"The U.S. has done very well in terms of economic growth," Dobbs said, and it has fared better than many of its European counterparts in the post-recession global economy. "But it has done quite a lot of this through taxes and transfers… and there is a question of whether that is sustainable," he said.

"There are a lot of downsides," Dearing concurred. "Bureaucracy is a downside of having that be your dominant strategy," she said, while another problem is one that often flies under the radar of both pro-market and pro-safety-net advocates: Programs to alleviate poverty can keep people's heads above water, and there are tax breaks and other incentives aimed at more affluent households, but in between there is a gap.

"There are rungs in the mobility ladder that are missing," Dearing said.

There is no single fix, Dobbs said, not worldwide and not even within the U.S. Having open doors for trade and immigration can put a drag on wages, but those same characteristics of globalization have been beneficial, too.

The U.S., with its flexible labor market, has actually seen some of this problem running the longest, but it's been masked," he said. The incomes of male workers with only a high school education have been on the decline since the mid 1970s, he said. "This problem has been around for a while," and 2008 was just the financial tipping point that laid bare the extent of the problem.

Trade policy, automation and immigration all contributed to driving down the wages of the least-skilled American workers, making these popular talking points in a contentious political climate, but Dobbs said it's too simplistic to condemn these changes.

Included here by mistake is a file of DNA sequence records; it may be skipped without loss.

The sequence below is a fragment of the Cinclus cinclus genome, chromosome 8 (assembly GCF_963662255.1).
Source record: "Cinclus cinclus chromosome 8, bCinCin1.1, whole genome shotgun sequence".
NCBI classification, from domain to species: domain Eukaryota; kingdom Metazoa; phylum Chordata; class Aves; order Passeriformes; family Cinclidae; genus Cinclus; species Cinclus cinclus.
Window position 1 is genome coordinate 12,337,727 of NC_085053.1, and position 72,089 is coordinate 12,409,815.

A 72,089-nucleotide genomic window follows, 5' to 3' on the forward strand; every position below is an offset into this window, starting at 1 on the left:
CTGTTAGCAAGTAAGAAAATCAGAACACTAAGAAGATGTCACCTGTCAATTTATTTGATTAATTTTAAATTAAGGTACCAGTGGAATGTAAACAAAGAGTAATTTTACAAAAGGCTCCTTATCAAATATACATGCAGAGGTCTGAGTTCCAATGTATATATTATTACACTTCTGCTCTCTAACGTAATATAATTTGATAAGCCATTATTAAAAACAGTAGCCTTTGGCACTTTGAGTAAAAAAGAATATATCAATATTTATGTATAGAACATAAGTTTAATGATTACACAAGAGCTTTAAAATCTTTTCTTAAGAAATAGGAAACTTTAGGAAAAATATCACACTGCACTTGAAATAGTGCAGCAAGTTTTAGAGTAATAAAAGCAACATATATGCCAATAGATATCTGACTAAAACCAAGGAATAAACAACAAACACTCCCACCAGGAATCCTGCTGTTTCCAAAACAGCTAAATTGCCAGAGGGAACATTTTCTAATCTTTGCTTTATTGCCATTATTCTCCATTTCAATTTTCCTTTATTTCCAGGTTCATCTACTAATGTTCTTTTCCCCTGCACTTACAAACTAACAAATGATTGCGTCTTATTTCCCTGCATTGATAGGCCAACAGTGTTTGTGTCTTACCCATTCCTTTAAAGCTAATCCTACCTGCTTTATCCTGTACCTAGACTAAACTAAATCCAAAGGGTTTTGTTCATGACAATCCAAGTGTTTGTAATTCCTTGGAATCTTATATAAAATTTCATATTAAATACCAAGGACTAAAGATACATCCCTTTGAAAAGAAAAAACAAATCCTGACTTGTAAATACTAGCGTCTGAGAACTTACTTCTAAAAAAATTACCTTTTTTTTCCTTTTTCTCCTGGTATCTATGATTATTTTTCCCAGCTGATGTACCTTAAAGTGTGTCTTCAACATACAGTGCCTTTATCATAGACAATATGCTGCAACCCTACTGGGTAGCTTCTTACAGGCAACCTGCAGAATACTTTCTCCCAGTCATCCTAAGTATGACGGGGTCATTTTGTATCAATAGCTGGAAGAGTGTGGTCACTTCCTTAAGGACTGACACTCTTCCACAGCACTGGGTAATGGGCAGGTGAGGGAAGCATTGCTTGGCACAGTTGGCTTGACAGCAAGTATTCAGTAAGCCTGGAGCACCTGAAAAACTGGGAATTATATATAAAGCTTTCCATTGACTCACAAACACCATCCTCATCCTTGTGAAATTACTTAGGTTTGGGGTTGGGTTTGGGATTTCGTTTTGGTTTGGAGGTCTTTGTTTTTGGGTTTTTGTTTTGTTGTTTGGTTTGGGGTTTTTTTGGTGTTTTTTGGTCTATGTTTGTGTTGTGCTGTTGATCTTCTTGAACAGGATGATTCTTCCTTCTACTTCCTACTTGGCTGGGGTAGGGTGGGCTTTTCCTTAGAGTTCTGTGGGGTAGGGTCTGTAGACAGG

"The thing is, those three things have been absolutely fantastic at driving the economic growth we've seen over the last 30 years. We're not saying throw those out," he said. "The point is we've got to find a way of keeping those but removing the second-order negative effect. And that's the challenge."

Education is a key component of the solution, important enough that people without it increasingly risk being left behind.

"We really have ratcheted up the expectations for education in terms of getting a job," Williams said. "Now you have to have a college education."

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As much of a challenge as this is for young adults facing the prospect of entering adulthood with significant student debt, the problem is equally acute for middle-aged workers trying to re-enter a workforce that no longer has room for them.

"I think there is a question about how we retrain people in the middle of their lives," Dobbs said. "Much of our education and training is still very focused on the young."

For instance, he highlighted the growing advancements of technology in self-driving vehicles. "I'm more worried about what's going to happen to the people who are currently driving a taxi or a bus and how we retrain those," he said. "What are we going to do with the 2.5 million people who drive for a living?"

"We need to rethink workforce in modern America," Dearing said. She pointed out this benefits not just those Americans who feel like they can't get ahead even as the rich get richer, but ultimately, our entire consumer-based economy, as well.

"If we have no middle class left, we'll have no consumer class left," Dearing said.